Consecutive pars and a lucky chip-in at the 17th hole for birdie — the ball clanged off the flagstick about a foot off the ground and fell into the hole — led to a 30-foot eagle putt on the 18th green that Woods converted for a round of 70. The surge gave him the tournament lead at three-under par, two strokes ahead of Mediate, who was in third place.


Walking the 18th hole, Karlsson asked Williams if he thought Woods would be able to play in Sunday’s final round. “Stevie said he thought it was 50-50,” Karlsson said.


Woods made it to Sunday but was three-over par for the first two holes. Mediate shot 71 to take the lead by one stroke. Woods steadily rescued par after par to stay in contention and at the par-5 final hole hit a magnificent third shot from the rough to set up the birdie attempt that would send the championship to a playoff after 72 holes.


The following day, in the 18-hole playoff, it was Mediate who fell behind by three strokes after 10 holes, but he was buoyed by a crowd drawn to his everyman status.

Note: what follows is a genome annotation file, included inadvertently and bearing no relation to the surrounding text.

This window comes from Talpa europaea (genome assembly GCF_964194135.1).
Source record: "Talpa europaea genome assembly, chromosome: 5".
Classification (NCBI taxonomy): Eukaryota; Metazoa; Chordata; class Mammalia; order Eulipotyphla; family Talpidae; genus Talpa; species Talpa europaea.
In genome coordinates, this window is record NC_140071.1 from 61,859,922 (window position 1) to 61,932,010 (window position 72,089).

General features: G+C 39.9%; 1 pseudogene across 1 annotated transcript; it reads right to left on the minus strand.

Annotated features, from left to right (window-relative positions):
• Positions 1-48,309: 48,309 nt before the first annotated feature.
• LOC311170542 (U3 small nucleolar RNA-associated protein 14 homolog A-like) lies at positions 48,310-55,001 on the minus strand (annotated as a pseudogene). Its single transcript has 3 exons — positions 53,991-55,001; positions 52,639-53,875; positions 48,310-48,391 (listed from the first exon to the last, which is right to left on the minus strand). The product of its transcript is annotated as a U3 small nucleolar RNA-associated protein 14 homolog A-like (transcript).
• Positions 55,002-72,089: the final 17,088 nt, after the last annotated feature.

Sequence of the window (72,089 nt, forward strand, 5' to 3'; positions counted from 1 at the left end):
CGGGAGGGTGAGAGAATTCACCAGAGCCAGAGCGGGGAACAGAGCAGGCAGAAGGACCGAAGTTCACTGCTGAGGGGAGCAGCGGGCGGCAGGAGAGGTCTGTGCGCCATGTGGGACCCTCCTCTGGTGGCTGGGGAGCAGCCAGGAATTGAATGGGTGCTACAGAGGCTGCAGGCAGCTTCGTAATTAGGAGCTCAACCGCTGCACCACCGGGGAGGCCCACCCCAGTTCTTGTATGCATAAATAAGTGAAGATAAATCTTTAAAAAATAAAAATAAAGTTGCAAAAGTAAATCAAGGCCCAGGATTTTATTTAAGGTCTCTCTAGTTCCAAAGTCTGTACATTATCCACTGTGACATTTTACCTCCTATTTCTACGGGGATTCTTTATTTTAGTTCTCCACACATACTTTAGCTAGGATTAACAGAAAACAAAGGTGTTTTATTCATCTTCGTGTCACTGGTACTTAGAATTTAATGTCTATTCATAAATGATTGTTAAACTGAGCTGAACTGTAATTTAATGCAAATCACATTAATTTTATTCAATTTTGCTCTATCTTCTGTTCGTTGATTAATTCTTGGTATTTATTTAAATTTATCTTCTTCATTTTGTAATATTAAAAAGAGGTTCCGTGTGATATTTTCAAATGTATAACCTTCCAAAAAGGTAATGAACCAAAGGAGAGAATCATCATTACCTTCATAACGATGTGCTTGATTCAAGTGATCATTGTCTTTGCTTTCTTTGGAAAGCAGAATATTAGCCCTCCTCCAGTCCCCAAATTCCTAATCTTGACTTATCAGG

“Go get ’em, Rock,” fans called out after his tee shots.


Mediate, a good but not great PGA Tour player for more than two decades, fought back with three consecutive birdies to take a one-stroke lead. As he did the previous day, Woods birdied the 18th hole while Mediate made par to send the playoff to sudden death extra holes.


Every Cinderella story has a midnight and Mediate’s tee shot on par-4 No. 7 found a bunker. His approach shot missed the green and a pitch from the rough was well short of the hole. Woods made a routine par, and Mediate missed a lengthy par putt.


Woods walked toward Mediate to shake his hand, and Mediate embraced Woods in a hug.


Two days later, Woods announced he would have season-ending surgery on his left leg. He returned in 2009 and stormed to six tour event victories but failed to win a major championship for the first time since 2004. And his year would worsen. The day after Thanksgiving Woods had a car accident that led to revelations about his serial marital infidelities. For the next nine years, Woods, who won 14 of the 50 majors he played from 1997 to 2009, entered 24 majors and won none.